at the races The 10-year-old kid who won the 5K at the Niagara Falls International...

The 10-year-old kid who won the 5K at the Niagara Falls International Marathon


The extraordinary true story of the 10-year-old girl who ran 3:49-per-kilometre to win first female at the Niagara Falls International Marathon last weekend has caused quite a stir. Should a little kid be running that fast? Is the child being too aggressively pushed by her parents? In Canada, might we see something like they witnessed in Cincinnati, where a 6-year-old ran a nearly nine-hour marathon at the Flying Pig? The remarkable Sawyer Nicholson, of Stouffville, Ontario, pictured, who has won two of her last three 5K road races—beating adults—sees no problem with her results.

“I don’t want to try a marathon,” she says. “It’s too long, like a long car ride but, for me, a 5K is really fun.”

Nicholson has raced three 5Ks in the past six weeks and took first female in two out of three; she also nabbed first female at the Oasis Zoo Run, finishing in 19:25. Speaking with the young runner and her father, who started his eldest out running during the lockdown, both father and daughter seemed happy and well-adjusted. Sawyer, an avid soccer player who sites Jessie Fleming and Steve Prefontaine as her heroes, plays on her soccer team and runs 5K two or three times a week at a pace where she’s able to maintain conversation.

“I used to try and get PBs in 3Ks during training, but now I really only run 5Ks at a pace where I can talk, around 4:30,” she says, and it brings to mind the Kenyan style of running: where the more you run, the slower you go on your easy days—saving your greatest efforts for speed work and race day. Sawyer, who might spend one day a week at the track and says warming up and staying hydrated help her prepare, gets most of her speed work from soccer and has no magic beans in her arsenal besides a great attitude.

The night before a race? She eats pasta. The morning before? A protein bar. “Before a race, I don’t like to have too much in my stomach,” she says. And what do you do about nerves? “To calm my nerves I try and push it to my feet so I run faster,” she says. “It just makes me excited.”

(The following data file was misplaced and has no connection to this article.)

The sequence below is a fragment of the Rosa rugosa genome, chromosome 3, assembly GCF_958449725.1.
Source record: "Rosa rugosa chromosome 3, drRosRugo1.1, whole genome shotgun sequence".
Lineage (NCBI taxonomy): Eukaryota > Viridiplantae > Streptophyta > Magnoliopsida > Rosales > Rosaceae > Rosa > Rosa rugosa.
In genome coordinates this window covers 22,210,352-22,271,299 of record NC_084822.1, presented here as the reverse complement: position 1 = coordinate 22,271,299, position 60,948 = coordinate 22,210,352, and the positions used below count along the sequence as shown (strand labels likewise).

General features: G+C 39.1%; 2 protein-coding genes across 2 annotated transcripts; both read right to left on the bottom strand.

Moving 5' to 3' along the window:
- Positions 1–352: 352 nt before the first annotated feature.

My children are 11 and 8-years-old and both 5K veterans. What they couldn’t believe, when meeting Sawyer over Zoom, was how she controlled her paced. My 8-year-old asked her, what even was your pace? “I wanted to go for like between 3:45 and 3:50-per-kilometre and my first one was 3:43, then 3:50 and then 3:50 and then 3:54 and then 3:40, so my average kilometre was 3:49.

My son couldn’t imagine being so disciplined (and neither could his marathon running father) and Sawyer does not run with a pacer. She tracks herself on a tiny Garmin.

She seems to have some uncanny internal clock,” said her dad.

Diane Chesla, co-race director of the Niagara Falls International Marathon, says Sawyer seemed happy at the race and totally in control of herself, and in the zone. “She had her backpack in the start chute and she put it aside—she was running up and down to warm-up and doing leg swings,” says Chesla. “She was totally focused. She seemed very confident and didn’t need anyone else to tell her what to do.

It’s not often that a 10-year-old takes first female in a 5K—twice—and her story is still being written. They don’t make carbon-plated shoes that fit Sawyer Nicholson, who is just over 4-feet-tall and wears size one shoes. She says she’d love to go to the Olympics and thinks she can get faster. For now, however, just days before her eleventh birthday, she has her eyes set on just enjoying the ride.

“When I went to get my bib in Niagara, the guy couldn’t find it and he was like, ‘Are you in the elite section?’ I thought about it, ‘Oh, am I?’ He was joking, but then we started talking and he was like: ‘Hey, maybe you’ll win your age group!’ I said, ‘Hey, maybe I’ll win the whole thing,’” Sawyer says with a laugh. “Turns out, he knew the girl who placed second and that’s been my approach to racing. It’s fun and I don’t really do much talking—I show them.”


  1. The young lady is thinking like a pro runner. The things she does before a run are important not eating and not to much water and skoe warm up and her thinking the 5 k is all you need not a marathon. She is young and should continue .running trains the heart. pushing you body puts stress on the heart. run at a comfortable level is important. When you run you are actually training you heart and body to adapt. later she can do repeats on a track this will improve her speed and the heart will adapt.

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